Joel : People who were around in 2008 remember that, that disaster created Indeed, because Monster, CareerBuilder and others were not prepared for the tsunami that came in 2008. Indeed was and has become Indeed of today, which is a lot bigger and more bloated than it was 10 plus years ago. If this downturn continues, I suspect the Zips, the Indeeds and others are going to be hardest hit from it. And in contrast is that automation may see it's time in the sun if the economy continues to do what it's doing. Chad : Yes. This is the time of AI.

Joel : Let's hear a quick word from Sovren and we'll get to some more industry news.

Sovren: Sovren Parser is the most accurate resume and job order intake technology in the industry. The more accurate your data, the better decisions you can make. Find out more about our suite of products today by visiting Sovren.com, that's S-O-V-R-E-N.com. We provide technology that thinks, communicates, and collaborates like a human. Sovren, software so human you'll want to take it to dinner.

Chad : Mya, this is from Business Wire and HRWins. They just stocked up on 18.75 million in series c funding and that's over 50 million overall.

Joel : Yeah. So good for them. I did hear that this round was a few months ago. Whether or not that's true, they've just decided now to sort of release that. Maybe the check didn't clear until now or something. But, so this was great. Our pal, CEO and founder, Eyal Grayevsky said in an interview that the funding allows Mya to accelerate its mission to create a far more efficient and equitable job market powered by AI. And also added that while hiring is slowing down in some industries given the current crisis, we are seeing large spikes in demand from customers and healthcare, e-commerce, light industrial, call center, logistics, supply chain and other industries that have urgent high volume hiring needs. So automation baby.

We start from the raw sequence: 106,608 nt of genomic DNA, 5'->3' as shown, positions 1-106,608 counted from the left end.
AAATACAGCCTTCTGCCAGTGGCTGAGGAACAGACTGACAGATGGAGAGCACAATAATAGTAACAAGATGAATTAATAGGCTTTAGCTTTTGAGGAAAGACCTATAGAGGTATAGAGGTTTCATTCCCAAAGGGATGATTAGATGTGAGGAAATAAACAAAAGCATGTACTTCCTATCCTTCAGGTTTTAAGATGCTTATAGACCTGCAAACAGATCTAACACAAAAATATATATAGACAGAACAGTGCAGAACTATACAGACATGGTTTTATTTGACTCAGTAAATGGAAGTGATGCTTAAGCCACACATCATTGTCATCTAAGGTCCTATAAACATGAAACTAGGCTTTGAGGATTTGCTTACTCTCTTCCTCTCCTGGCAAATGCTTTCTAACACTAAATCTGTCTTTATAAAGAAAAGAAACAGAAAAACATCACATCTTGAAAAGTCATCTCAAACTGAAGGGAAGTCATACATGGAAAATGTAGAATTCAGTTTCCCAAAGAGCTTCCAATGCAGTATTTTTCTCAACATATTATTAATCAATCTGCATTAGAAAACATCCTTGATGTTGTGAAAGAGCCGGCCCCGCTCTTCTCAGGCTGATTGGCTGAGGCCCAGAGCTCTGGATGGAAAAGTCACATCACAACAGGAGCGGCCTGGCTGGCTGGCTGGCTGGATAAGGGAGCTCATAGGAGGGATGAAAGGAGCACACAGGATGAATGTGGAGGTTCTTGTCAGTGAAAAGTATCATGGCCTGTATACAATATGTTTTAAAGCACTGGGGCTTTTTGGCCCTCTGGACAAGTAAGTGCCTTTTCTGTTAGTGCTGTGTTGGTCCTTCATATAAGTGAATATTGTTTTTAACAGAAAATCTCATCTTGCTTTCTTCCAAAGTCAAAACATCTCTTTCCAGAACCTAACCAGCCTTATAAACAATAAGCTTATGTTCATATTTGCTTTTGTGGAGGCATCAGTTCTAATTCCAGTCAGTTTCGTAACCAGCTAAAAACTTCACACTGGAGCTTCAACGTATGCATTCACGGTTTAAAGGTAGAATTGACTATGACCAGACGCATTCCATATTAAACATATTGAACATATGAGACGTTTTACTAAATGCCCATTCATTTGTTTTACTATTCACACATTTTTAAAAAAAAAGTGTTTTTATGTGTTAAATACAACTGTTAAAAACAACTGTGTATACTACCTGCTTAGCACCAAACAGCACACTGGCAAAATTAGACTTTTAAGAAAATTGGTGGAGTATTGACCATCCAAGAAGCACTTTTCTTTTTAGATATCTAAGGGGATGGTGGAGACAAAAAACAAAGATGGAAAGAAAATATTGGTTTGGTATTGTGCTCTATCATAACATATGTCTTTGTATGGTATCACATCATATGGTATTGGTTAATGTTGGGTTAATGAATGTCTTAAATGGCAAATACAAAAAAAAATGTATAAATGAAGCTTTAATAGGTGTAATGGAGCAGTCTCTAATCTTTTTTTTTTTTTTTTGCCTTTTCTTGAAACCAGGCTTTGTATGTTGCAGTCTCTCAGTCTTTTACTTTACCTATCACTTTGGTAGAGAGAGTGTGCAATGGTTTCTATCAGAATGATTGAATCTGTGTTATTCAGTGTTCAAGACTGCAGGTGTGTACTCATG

Chad : Well, and then Mya has helped customers automate the sourcing process with 10 times greater engagement, deeply screen and qualify 90% plus of applicants and has scheduled over 400,000 interviews with qualified and interested candidates. That's the money maker right there baby. It's process automation. Yeah, it's done through conversational AI. But I think when we talk about chatbots, we don't give them enough credit because they are so much beyond that. Conversational AI, but process automation is huge and we've seen an increase in demand from staffing businesses and corporations, while hiring is slow as you had said, there are different industries that are definitely going to need to.

Chad : Let's say for instance, from ZipRecruiter standpoint, they have all these contractors that they are currently cutting, but yet they're going to have a need. How do they automate that? And how do they plan for the future? This is a type of tech that you need to be able to do that. These are the types of companies I see withstanding a big blow to our economy.

Joel : Yeah. And I think outside of our industry, automation and chatbots in particular are really seeing their time in the spotlight, because with calls going to airlines to reschedule and cancel flights, you have folks calling on businesses or going to websites and trying to get information. And you hear about on the news how chatbots are really enabling companies to manage the expectations of consumers to answer questions and to be there 24 hours a day and to get instant access. So you see chatbots not just in our industry, but in other industries see their time in the spotlight and that's only going to continue. It's just going to be expedited because of the tragedy that we're currently going through.